The Seahawks will be bringing in more backs to compete for the job of replacing retiring Marshawn Lynch. But their coach expects Thomas Rawls to be Seattle’s new main man on the ground.
He’s earned it, Pete Carroll says.
“Well, Thomas is going to get a great shot at it,” Carroll said of Seattle’s 2015 undrafted rookie wonder on Thursday here at the NFL’s scouting combine. “He did everything he could his rookie season to make a statement that he belongs.
“We love the style. He’s a great kid. I can’t imagine that he’s not going to be right in the middle of it.”
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That was after Carroll began with a lengthy ode to Lynch, whom he thanked for “extraordinary memories”:
Rawls wasn’t even at this combine last year, after his lone season as a transfer to Central Michigan. Then last fall Lynch had the first and only injury-filled season of his nine-year career, which he ended two weeks ago. Seattle had already traded one-time heir apparent Christine Michael and sent fellow runner Robert Turbin away before the season started. The rugged Rawls entered -- and romped. He became the first undrafted rookie to rush for at least 160 yards in a game twice. Then he broke his ankle and tore ligaments in the Dec. 13 win at Baltimore.
“I just saw him two days ago. He’s in really good shape right now,” Carroll said. “He’s getting ready for it. It’s going to he a haul for him but he’ll make it for camp and be ready to go.
“And we’ll expect a lot out of him.”
Carroll went further Thursday than general manager John Schneider had the day before here, when the GM stopped short of saying the job of being the lead runner for what has been among the NFL’s top rushing teams for years was Rawls’ to lose. Schneider chose to emphasize the competion he was about to bring onto the roster for Rawls in the preseason.
“Always Compete” Carroll acknowledged that competition is coming -- but emphasized Rawls.
“I don’t know who else is going to be added to the team. But he’s coming in as the guy that we re looking to him to give the ball to,” Carroll said, “and he’s recovering really well.”
Off the stage in a suite-lounge area of the Colts’ Lucas Oil Stadium, Carroll called these next weeks and months through free agency into training camp this summer “a very crucial time for us.” Seattle has 17 players whose contracts have ended making them potential free agents when the market opens March 9, and the coach made clear he, his GM and the player-personnel staff are trying to figure out how to prioritize and keep the most important few while staying under the $154 million salary cap. The Seahawks are estimated to have just over $23 million in available cap space for 2016, 14th-fewest in the 32-team league.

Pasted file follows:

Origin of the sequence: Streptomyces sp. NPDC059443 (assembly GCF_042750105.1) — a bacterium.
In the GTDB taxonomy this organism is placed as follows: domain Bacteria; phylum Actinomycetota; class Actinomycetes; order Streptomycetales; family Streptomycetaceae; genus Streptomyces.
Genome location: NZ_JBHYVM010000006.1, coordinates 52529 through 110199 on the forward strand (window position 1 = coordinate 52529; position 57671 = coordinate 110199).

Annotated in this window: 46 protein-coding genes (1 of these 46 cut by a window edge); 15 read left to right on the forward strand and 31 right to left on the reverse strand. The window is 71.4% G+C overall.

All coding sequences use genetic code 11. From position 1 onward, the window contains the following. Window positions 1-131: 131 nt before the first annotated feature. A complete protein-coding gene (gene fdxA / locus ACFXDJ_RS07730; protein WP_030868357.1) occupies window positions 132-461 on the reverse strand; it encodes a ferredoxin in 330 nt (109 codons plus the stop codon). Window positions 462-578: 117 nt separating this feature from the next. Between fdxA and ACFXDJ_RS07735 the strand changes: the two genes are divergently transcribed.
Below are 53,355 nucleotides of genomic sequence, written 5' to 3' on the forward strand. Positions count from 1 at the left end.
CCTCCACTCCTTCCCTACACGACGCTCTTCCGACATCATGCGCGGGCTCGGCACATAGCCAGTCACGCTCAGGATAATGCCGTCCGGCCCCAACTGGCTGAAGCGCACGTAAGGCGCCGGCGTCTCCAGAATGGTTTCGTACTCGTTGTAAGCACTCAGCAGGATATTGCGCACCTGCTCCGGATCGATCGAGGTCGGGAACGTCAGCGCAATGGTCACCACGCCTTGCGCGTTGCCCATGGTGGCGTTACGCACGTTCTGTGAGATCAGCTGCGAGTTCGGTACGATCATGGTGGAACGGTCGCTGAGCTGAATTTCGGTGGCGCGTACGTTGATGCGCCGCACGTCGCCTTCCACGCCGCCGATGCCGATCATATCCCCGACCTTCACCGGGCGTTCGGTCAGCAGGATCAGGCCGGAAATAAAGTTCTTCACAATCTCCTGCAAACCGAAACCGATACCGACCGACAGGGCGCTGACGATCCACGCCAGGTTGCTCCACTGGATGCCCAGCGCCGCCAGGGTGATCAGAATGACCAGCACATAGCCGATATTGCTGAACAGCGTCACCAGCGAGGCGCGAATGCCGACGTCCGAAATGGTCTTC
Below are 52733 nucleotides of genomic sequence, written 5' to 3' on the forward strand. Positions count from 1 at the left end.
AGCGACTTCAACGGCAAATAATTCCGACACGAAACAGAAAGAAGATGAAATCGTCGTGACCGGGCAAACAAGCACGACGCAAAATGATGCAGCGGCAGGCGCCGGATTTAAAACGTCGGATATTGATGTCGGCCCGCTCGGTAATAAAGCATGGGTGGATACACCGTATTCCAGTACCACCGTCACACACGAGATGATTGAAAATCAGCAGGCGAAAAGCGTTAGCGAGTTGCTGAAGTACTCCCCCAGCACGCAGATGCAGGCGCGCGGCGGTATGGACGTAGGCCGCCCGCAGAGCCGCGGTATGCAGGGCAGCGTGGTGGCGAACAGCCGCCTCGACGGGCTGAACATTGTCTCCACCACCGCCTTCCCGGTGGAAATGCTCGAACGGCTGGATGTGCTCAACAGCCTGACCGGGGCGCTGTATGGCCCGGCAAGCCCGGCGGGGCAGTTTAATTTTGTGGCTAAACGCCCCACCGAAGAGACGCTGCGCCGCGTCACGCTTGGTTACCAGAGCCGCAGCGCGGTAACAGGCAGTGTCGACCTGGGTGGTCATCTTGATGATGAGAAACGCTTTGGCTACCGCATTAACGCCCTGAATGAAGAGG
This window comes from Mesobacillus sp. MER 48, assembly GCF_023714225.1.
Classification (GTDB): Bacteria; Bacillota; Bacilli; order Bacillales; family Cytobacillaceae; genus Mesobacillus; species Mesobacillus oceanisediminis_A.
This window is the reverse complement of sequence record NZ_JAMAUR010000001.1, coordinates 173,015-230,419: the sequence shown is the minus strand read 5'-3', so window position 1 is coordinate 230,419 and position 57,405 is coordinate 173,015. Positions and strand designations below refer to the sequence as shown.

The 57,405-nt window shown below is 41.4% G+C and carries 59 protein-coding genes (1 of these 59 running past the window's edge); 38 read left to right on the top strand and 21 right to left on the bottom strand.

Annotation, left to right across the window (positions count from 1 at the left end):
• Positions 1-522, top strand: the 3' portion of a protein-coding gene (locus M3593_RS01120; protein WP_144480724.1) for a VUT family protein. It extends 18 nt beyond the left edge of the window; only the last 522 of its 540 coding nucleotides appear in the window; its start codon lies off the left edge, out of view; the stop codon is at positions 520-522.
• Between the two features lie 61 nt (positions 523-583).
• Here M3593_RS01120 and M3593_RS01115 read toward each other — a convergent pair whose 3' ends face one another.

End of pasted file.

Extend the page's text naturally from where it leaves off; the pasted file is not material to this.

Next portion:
And there is scant wiggle room for Seattle. The league’s players’ union announced Thursday the carry-over totals for each team left over from last year’s cap to use under this year’s. In more proof Carroll, Schneider and the Seahawks are indeed “all in,” as they say, Seattle is carrying over just $11,587. That’s relative pennies in this league. Only three teams are carrying over less than $1 million, and the Los Angeles Rams, Chicago Bears and Detroit Lions are all above $862,000.
“John and I were communicating at 3 o’clock in the morning (Thursday) getting back to the room,” Carroll said of his GM and ongoing discussions on whom to re-sign and how.
The coach talked about how well undrafted wide receiver Jermaine Kearse played this past season -- and added of the Lakewood native and former University of Washington standout intent on testing the market as an unrestricted free agent for the first time in two weeks: “There’s some work to be done there; he’s unrestricted.”
Carroll also acknowledged Russell Okung’s unique situation of representing himself in negotiations with the team. The left tackle may prove too expensive for Seattle to retain, given his premium, valued position in the NFL.
“It’s a challenge. No, it doesn’t change the dynamic, but it is a challenge,” Carroll said. “It poses a challenge for him to do a nice job with this process. It’s a very complicated process. He’s very close to us. We care a tremendous amount about him. We’re hoping it all works out right. Of course we’d love him back – just like our other guys.”